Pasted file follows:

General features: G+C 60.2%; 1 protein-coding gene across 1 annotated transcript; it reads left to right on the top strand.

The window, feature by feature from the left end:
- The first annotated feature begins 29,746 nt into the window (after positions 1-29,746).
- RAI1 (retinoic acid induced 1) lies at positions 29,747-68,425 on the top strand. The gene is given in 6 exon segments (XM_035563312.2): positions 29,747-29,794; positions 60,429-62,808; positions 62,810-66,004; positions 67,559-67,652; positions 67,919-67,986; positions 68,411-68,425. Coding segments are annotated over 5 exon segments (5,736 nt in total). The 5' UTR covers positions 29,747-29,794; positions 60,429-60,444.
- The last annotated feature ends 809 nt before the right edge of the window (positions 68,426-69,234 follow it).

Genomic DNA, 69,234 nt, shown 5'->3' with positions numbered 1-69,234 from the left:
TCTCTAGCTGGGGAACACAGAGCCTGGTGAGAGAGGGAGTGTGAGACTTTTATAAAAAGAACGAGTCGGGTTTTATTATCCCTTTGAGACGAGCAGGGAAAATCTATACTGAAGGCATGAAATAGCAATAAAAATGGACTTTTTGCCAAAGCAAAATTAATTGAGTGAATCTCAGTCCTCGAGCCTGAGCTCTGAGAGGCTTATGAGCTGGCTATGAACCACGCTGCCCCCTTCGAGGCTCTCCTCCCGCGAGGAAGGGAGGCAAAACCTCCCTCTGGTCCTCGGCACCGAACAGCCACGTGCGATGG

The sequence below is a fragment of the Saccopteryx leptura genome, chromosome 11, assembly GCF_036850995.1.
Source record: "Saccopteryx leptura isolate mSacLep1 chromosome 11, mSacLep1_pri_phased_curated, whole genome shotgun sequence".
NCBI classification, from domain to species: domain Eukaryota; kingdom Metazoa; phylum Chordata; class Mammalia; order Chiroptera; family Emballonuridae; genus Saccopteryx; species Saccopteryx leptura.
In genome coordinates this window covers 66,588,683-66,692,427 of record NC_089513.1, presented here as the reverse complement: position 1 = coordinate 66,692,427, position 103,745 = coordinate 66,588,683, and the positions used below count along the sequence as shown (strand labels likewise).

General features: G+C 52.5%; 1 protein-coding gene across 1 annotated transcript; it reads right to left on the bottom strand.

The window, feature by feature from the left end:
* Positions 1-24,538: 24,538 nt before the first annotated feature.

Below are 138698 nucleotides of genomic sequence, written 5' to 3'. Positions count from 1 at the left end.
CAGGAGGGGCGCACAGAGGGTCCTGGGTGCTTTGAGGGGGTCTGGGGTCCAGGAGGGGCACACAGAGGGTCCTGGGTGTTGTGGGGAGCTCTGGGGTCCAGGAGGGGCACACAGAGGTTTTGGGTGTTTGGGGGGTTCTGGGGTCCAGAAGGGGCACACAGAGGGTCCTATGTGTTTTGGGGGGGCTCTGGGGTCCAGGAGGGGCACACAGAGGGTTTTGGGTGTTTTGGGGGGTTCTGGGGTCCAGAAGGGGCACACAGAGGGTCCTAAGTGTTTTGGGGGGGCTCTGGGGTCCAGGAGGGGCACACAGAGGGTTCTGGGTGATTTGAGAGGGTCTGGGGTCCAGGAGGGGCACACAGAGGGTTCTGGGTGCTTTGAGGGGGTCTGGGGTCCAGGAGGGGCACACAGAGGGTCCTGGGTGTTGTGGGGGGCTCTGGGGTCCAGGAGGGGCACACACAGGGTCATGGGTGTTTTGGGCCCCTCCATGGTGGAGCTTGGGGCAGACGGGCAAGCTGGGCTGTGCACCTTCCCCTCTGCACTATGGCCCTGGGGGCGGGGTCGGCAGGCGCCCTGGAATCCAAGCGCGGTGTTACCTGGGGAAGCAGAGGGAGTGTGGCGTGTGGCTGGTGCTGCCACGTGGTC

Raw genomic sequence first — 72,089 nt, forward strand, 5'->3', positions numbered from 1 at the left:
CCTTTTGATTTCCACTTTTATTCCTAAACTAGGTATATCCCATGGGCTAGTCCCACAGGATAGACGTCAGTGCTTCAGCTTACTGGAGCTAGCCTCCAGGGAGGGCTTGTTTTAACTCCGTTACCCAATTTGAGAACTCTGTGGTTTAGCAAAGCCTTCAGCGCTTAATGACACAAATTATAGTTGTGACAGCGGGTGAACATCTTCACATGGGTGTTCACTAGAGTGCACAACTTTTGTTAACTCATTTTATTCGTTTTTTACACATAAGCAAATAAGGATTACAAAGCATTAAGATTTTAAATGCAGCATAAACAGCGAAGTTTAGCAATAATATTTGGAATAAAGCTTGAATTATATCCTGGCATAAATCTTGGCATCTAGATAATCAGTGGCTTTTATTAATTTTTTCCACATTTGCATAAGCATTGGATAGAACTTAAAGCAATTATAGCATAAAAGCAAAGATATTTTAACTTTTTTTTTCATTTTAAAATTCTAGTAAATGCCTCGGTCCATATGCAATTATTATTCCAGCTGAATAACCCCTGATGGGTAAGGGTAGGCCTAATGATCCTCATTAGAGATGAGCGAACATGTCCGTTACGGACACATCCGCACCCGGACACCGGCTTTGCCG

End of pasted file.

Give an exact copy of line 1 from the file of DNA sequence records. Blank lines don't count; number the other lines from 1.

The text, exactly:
General features: G+C 60.2%; 1 protein-coding gene across 1 annotated transcript; it reads left to right on the top strand.